The Design of Disciplinarily-Integrated Games as Multirepresentational Systems

The Design of Disciplinarily-Integrated Games as Multirepresentational Systems

Satyugjit S. Virk (Vanderbilt University, United State, Nashville, TN, USA), Douglas B. Clark (Werklund School of Education, University of Calgary, Calgary, Canada) and Pratim Sengupta (Werklund School of Education, University of Calgary, Calgary, Canada)
DOI: 10.4018/IJGCMS.2017070103
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Abstract

Disciplinarily-integrated games represent a generalizable genre and template for designing games to support science learning with a focus on bridging across formal and phenomenological representations of core science relationships (Clark, Sengupta, Brady, Martinez-Garza, and Killingsworth, 2015; Clark, Sengupta, & Virk, 2016; Sengupta & Clark, 2016). By definition, disciplinarily-integrated games (DIGs) are therefore multirepresentational systems with the affordances and challenges associated with that medium. The current paper analyzes the DIG structure through the focal parameters framed by the DeFT framework (Ainsworth, 2006) to synthesize effective design considerations for DIGs in terms of the specific design and intended functions of the representations themselves as well as the overarching environment and activity structures. The authors leverage the literatures on embodied cognition, adaptive scaffolding, representations in science education, and learning from dynamic visualizations to address the challenges, tradeoffs, and questions highlighted by the framework. They apply these research-derived design considerations to an existing DIG (SURGE Symbolic) and to hypothetical examples of other DIGs in other domains to explore generalizability of the design considerations and the genre.
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Introduction

Clark et al. (2015) propose an approach for leveraging digital games as a medium to support the development of scientific modeling in K-12 classrooms based on the Science as Practice perspective (Pickering, 1995; Lehrer & Schauble, 2006). Clark et al. (2015) refer to this approach as disciplinary integration. Disciplinarily-integrated games (DIGs) represent a generalizable genre and template for designing games to support science learning in order to bridge across formal and phenomenological representations of core science relationships. Therefore, by definition, DIGs are multirepresentational systems with the affordances and challenges associated with that medium.

Ainsworth (2014) highlights the importance of articulating broader theoretical frameworks to investigate how multiple representations improve learning and under what conditions. She also highlights the importance of explicitness in articulating the design and function of representations in multirepresentational systems so that research across the field can move beyond simplistic comparisons to instead drill deeper into how specific design decisions affect learning processes in light of specific intended functions of the multirepresentational system.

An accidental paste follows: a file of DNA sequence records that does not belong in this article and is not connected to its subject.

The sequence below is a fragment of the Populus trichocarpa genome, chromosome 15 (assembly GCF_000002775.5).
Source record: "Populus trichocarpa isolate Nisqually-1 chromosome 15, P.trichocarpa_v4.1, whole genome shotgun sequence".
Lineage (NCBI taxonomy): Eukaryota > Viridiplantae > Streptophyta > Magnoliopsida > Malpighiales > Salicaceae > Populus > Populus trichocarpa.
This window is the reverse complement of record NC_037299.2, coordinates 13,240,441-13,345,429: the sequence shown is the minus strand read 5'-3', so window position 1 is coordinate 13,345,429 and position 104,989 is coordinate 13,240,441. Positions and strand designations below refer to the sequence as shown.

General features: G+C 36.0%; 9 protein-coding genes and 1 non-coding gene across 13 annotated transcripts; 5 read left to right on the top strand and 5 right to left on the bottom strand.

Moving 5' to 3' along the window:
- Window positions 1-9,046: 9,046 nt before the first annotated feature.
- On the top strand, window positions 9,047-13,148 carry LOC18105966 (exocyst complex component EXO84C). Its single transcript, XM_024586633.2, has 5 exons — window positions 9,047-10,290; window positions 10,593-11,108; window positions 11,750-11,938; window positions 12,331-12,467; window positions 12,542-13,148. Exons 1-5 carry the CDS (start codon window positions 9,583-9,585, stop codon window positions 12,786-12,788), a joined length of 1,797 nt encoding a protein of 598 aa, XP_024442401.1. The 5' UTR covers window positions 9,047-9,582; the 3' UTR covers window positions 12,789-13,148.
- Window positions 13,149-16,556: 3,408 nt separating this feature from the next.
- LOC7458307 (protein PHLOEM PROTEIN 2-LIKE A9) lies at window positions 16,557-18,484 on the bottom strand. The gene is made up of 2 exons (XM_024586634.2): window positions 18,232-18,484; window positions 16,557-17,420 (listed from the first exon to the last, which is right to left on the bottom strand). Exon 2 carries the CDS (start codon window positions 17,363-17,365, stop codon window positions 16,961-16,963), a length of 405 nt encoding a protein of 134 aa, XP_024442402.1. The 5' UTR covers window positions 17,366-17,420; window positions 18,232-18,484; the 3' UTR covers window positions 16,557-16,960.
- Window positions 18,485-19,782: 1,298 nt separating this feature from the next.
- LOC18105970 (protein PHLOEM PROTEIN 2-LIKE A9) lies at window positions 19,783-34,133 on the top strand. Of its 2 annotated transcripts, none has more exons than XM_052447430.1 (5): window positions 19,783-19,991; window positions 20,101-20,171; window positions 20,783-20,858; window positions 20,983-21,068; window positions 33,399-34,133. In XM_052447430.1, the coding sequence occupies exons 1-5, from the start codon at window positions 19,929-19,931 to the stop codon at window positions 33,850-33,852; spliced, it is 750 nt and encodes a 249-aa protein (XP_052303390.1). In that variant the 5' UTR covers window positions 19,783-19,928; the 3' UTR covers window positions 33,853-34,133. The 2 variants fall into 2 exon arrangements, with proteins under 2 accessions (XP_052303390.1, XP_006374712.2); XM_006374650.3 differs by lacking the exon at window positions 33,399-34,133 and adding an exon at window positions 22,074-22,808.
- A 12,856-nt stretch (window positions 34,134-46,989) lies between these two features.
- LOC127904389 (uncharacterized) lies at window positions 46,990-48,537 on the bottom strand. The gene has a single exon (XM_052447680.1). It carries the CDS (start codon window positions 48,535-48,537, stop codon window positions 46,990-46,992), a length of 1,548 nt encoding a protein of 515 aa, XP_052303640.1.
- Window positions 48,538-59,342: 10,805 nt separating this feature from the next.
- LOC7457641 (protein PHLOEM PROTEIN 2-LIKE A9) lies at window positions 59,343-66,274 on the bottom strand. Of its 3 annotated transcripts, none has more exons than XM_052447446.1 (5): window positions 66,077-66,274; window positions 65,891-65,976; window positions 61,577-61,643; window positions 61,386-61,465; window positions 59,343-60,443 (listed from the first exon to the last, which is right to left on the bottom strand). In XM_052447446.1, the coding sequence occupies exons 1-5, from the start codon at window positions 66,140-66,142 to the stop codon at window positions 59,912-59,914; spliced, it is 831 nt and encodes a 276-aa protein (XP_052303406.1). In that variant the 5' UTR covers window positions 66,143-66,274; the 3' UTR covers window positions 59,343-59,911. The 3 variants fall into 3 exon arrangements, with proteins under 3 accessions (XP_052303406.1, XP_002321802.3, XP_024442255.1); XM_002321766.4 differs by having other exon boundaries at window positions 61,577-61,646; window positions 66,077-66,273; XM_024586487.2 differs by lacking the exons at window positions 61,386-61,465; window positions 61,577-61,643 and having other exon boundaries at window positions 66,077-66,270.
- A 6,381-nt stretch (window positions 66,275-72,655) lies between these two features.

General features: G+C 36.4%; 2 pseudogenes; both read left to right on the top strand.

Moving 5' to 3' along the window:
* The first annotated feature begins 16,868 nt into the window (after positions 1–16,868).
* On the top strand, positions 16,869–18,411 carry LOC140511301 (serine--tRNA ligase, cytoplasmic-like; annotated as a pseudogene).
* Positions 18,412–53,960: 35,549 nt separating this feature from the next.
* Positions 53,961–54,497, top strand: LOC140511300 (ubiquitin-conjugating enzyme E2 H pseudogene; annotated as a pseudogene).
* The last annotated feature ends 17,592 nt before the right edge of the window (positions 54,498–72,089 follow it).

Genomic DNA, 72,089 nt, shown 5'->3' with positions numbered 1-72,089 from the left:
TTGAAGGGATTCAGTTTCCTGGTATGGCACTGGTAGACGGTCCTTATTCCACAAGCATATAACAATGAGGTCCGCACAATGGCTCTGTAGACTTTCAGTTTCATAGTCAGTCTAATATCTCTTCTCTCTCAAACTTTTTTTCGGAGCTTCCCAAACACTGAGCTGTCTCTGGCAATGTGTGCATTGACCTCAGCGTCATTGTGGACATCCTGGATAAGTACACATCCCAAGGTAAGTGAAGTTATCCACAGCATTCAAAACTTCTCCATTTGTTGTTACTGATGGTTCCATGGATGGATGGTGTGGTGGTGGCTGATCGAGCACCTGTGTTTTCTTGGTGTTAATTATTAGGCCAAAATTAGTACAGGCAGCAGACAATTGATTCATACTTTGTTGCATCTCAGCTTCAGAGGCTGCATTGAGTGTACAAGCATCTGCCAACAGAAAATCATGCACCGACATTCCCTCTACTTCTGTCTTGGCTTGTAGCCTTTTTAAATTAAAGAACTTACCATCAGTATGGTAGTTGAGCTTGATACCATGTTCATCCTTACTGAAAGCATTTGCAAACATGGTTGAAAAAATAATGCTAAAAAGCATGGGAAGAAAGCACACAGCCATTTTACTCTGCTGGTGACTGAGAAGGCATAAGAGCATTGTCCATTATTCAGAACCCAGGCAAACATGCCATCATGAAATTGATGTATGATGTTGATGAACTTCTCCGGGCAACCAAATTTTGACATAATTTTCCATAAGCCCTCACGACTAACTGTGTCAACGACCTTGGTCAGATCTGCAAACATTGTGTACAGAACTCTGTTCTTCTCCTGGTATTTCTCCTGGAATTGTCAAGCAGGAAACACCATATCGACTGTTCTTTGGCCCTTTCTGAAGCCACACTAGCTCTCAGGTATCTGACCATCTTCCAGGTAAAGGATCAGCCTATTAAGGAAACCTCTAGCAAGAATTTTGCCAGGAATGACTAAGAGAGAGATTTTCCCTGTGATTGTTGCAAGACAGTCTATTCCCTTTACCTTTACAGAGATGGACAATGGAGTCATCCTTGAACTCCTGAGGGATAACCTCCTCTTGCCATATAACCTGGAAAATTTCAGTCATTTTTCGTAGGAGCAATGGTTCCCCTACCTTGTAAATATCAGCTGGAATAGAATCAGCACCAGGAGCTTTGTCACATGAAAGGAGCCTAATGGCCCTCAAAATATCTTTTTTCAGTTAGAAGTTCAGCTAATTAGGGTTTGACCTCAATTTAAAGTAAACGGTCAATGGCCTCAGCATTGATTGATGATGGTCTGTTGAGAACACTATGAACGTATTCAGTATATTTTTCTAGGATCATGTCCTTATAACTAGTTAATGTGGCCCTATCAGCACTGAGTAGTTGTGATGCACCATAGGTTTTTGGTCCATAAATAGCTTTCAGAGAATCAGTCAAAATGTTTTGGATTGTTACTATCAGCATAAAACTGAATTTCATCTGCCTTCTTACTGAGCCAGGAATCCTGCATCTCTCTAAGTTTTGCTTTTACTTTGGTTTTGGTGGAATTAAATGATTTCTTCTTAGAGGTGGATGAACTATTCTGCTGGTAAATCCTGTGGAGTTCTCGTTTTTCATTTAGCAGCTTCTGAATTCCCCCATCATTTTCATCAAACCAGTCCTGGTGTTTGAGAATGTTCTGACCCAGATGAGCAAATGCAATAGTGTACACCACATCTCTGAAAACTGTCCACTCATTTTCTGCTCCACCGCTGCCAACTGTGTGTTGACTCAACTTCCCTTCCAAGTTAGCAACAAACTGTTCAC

More specifically, this paper seeks to analyze the DIG genre and template through the focal parameters framed by the DeFT framework (Ainsworth, 2006) to synthesize effective design considerations for DIGs in terms of the specific design and intended functions of the representations themselves as well as the overarching environment and activity structures. We leverage the literatures on embodied cognition, adaptive scaffolding, representations in science education, and learning from dynamic visualizations to address the challenges, tradeoffs, and questions that the framework highlights. We apply these research-derived design considerations to an existing DIG (SURGE Symbolic) and to hypothetical examples of DIGs in other domains to investigate the generalizability of the design considerations and the genre.

Disciplinary Integration

As we have asserted in our earlier papers (Clark et al., 2015; Sengupta & Clark, 2016), modeling is generally recognized as the core disciplinary practice in science (Lehrer & Schauble, 2002; Nercessian, 2008; Pickering, 1995). Science and math education research shows that engaging learners in modeling and progressively refining representations can contribute to a deeper understanding of mathematical and scientific knowledge and practices (Gravemeijer, Cobb, Bowers, & Whitenack, 2000; Hall & Stevens, 1995; Lehrer & Schauble, 2009). Clark et al. (2015) and Sengupta and Clark (2016) suggest that DIGs are a generalizable genre and template for supporting players in interpreting, manipulating, and translating across phenomenological and formal representations in support of a Science as Practice perspective.

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